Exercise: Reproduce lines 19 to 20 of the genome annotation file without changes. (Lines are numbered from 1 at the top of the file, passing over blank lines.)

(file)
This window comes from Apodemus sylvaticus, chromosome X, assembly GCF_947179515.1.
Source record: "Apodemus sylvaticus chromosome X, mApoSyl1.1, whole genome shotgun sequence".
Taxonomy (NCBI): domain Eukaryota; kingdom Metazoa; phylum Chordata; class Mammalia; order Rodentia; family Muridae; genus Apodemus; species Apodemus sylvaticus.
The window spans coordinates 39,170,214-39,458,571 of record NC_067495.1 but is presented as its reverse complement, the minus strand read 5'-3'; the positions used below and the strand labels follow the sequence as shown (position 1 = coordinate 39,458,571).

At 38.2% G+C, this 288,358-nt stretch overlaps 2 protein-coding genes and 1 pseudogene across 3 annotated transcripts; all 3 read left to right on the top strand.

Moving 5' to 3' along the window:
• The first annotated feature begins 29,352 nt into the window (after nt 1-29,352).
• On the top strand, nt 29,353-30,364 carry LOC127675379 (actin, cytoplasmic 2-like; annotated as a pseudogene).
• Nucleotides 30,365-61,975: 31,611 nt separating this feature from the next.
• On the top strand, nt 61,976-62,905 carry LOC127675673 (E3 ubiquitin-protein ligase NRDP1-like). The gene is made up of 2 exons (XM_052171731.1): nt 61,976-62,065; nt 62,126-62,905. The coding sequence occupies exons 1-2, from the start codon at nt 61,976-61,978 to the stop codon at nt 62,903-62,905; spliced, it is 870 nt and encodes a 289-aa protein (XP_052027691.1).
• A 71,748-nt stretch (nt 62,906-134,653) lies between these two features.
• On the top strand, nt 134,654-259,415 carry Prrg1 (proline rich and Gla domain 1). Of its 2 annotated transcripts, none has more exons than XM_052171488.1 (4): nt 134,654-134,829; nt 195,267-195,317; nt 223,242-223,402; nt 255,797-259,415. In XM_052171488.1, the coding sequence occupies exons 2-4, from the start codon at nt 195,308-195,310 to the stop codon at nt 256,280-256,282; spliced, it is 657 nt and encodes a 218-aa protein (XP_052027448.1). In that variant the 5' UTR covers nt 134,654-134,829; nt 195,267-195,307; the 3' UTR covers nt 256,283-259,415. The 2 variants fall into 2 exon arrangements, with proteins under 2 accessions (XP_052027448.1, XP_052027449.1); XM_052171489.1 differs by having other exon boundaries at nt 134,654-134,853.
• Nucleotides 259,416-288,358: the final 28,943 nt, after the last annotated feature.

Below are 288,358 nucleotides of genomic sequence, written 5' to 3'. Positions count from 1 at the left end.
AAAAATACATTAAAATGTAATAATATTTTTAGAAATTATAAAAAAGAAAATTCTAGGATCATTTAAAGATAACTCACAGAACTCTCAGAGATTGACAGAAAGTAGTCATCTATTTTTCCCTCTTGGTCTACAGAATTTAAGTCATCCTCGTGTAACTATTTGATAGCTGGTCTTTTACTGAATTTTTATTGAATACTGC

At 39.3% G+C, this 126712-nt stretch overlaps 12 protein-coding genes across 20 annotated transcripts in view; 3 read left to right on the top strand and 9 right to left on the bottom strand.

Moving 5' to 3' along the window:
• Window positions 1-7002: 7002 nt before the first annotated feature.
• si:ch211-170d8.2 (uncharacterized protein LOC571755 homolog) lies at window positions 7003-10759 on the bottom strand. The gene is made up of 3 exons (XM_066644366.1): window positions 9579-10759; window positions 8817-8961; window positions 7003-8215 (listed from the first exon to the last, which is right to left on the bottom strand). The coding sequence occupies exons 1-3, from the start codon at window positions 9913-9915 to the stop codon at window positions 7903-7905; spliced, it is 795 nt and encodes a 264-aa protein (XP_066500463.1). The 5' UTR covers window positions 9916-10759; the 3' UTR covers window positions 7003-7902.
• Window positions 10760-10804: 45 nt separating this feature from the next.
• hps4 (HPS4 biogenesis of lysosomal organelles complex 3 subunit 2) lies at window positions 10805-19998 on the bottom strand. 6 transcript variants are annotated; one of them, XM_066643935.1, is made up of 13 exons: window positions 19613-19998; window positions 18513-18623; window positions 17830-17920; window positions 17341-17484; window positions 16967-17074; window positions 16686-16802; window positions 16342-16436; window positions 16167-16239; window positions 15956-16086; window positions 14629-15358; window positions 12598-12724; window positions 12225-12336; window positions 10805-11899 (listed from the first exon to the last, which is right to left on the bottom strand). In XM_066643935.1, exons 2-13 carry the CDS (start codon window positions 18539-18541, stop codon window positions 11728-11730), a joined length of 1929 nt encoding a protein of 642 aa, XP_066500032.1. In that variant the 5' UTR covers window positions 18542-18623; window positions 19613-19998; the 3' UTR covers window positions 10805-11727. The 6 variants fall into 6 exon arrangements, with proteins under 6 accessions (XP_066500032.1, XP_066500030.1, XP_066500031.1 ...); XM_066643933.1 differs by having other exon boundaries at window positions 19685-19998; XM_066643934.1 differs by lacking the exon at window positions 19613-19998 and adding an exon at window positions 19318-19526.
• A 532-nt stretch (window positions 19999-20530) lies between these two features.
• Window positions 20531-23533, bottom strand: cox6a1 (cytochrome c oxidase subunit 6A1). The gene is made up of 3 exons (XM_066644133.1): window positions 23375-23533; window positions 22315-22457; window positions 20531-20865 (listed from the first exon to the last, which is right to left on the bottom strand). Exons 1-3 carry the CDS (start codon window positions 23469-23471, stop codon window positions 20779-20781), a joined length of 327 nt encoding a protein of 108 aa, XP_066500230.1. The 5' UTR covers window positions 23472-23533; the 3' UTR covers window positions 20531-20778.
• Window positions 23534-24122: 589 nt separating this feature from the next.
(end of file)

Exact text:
• si:ch211-170d8.2 (uncharacterized protein LOC571755 homolog) lies at window positions 7003-10759 on the bottom strand. The gene is made up of 3 exons (XM_066644366.1): window positions 9579-10759; window positions 8817-8961; window positions 7003-8215 (listed from the first exon to the last, which is right to left on the bottom strand). The coding sequence occupies exons 1-3, from the start codon at window positions 9913-9915 to the stop codon at window positions 7903-7905; spliced, it is 795 nt and encodes a 264-aa protein (XP_066500463.1). The 5' UTR covers window positions 9916-10759; the 3' UTR covers window positions 7003-7902.
• Window positions 10760-10804: 45 nt separating this feature from the next.